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News on Nursing in the Media

October 16, 2016 edition

HEADLINES

Just like a woman

New York Times op-ed urges broader scope for Nobels -- how about nursing?

Talk more

Sandy Summers asks Hopkins Nursing graduates to save world

Excessively skilled

Sherlock's Mary Watson is the anti-stereotype

Chronicle of a death foretold

Canadian reports show value of listening to nurses

She does very inappropriate things to kitten posters

The Middle toys with angel and battle-axe imagery

Press Coverage:

"Nurses Storm the U.S. Capitol to Demand Safe Staffing Ratios"

Daily Nurse covers rally with political and nursing leaders, including Truth director

Having an event? Book Sandy today!

Let Sandy help your nurses and students to fully embrace their autonomy to better protect patients

Sandy just got back from speaking in Washington DC, Houston, New York, Iowa and Vancouver and speaks widely to a variety of international nursing groups. Click here to see details and book her today!

Nursing Professors: Get a video-chat guest lecture from Sandy Summers for just $100

Nursing professors who require their students to read Saving Lives: Why the Media's Portrayal of Nursing Puts Us All at Risk can Facetime their class with co-author Sandy Summers for just a $100 donation to the Truth

Please help the Truth help nursing!

It has taken us many months to transition our website to its new mobile format. We hope you enjoy the new look! After this long transition, we will be working hard to catch up on different fronts, and we would really appreciate your help. Here are just a few ways you can help us improve global health through better understanding of nursing:

We rely on your help to move forward on our mission. Thank you!

NEWS SUMMARIES

Just like a woman

New York Times op-ed urges broader scope for Nobels - how about nursing?

pullout quoteOctober 3, 2016 - Today the New York Times ran an op-ed by science writer Gabriel Popkin arguing that the Nobel Prize Committee should expand the scope of scientific endeavors eligible for the prestigious Prizes beyond the traditional chemistry, physics, and "physiology or medicine." The op-ed was published to coincide with this year's Prize announcements, starting with today's award of the Prize in medicine to yet another cellular-level researcher. Today's op-ed makes some of the same points as one Truth About Nursing director Sandy Summers made 10 years ago in a an op-ed advocating a Nobel Prize for Nursing written with nursing professor Kristine Gebbie. "Nurses' achievements merit international recognition," which appeared in the Baltimore Sun on December 8, 2006, argued that there should be a Nobel or equivalent prize in nursing, since nurses' contributions to global health were as valuable as those made in medicine, although they tend to involve broader social and health systems rather than advances at the cellular level...more...

Talk more

Sandy Summers asks Hopkins Nursing graduates to save world

July 22, 2016 - Today Truth About Nursing director Sandy Summers delivered the graduation speech to recipients of Nursing degrees at Johns Hopkins University School of Nursing's commencement ceremony in Baltimore. Sandy described her vision of where nursing can go in the future, some of the global health problems the new nurses should consider tackling, and the inspirational value of some of her own nurse heroes! ...more...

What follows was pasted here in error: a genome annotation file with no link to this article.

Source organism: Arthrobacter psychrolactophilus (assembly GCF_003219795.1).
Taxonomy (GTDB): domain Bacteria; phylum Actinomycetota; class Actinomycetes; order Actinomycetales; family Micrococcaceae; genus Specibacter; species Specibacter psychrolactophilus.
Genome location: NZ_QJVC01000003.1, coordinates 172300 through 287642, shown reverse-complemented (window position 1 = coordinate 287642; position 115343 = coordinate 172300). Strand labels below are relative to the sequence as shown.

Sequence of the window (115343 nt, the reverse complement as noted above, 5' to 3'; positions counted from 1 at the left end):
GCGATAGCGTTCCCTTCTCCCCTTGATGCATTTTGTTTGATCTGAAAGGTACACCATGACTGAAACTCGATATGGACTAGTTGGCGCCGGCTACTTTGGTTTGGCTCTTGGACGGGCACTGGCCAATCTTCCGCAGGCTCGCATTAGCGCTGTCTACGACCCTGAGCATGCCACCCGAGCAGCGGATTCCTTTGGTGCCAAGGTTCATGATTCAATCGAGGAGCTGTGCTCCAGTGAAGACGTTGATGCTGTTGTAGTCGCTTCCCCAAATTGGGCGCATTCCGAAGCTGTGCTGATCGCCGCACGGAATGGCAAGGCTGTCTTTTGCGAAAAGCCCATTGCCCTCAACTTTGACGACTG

Excessively skilled

Sherlock's Mary Watson is the anti-stereotype

mary_abominable2January 1, 2016 - Tonight's special episode of the BBC's Sherlock featured appearances from Mary Morstan / Watson, the formidable nurse and former spy married to physician John Watson, sidekick of legendary sleuth Sherlock Holmes. "The Abominable Bride" consists mainly of dreams the modern-day Holmes has about a case he and Watson confront back in their original Victorian setting. (Spoiler alert below!) The case focuses on the ghost of a wronged bride who seems to commit suicide but then returns to kill the guilty husbands of other women. At one point, it is revealed that Mary has been conducting a parallel investigation for Holmes' older brother Mycroft. She summons Holmes and Watson to a remote deconsecrated church, where those really responsible for the murders are to be found. There, the following exchange occurs: ...more...

Chronicle of a death foretold

Canadian reports show value of listening to nurses

pullout_quote1February 7, 2015 - A short piece in today's Toronto Sun highlighted an admirable initiative by the Registered Nurses Association of Ontario (RNAO) to ensure that nurses play a role in creating new laws related to "physician-assisted" suicide, which the Canadian Supreme Court recently ruled must be permitted. The QMI Agency item features extensive quotes from RNAO CEO Doris Grinspun. She stresses the critical roles that nurses play in end-of-life care and how much they have to "offer to the development of the new legal framework," including ensuring that patients' best interests and wishes are protected. And what happens when nurses' special expertise is ignored in the creation of important health policies? In a January 7, 2014 Canadian Press piece, Chinta Puxley reported that a Winnipeg hospital nurse had warned that "people will die" as a result of a redesigned emergency department waiting room. Months later, a patient actually was discovered dead there, 34 hours after arriving to be seen for a "treatable bladder infection caused by a blocked catheter." Nurse Jan Kozubal reportedly told an inquest into the 2008 death of Brian Sinclair that nurses had voiced concerns to senior hospital staff in 2007 "that the redesign made it hard to see patients in the waiting room from the nurses' station." However, she said, "nobody was listened to." It appears that there were other factors in Sinclair's death, including nurse understaffing. And many hospital staff reportedly saw the man waiting and observed his deteriorating situation. But the sad story shows the harm that can occur when nurses' input is disregarded, in matters ranging from hospital design to broader health policies. We thank those responsible for both of these helpful pieces. ...more...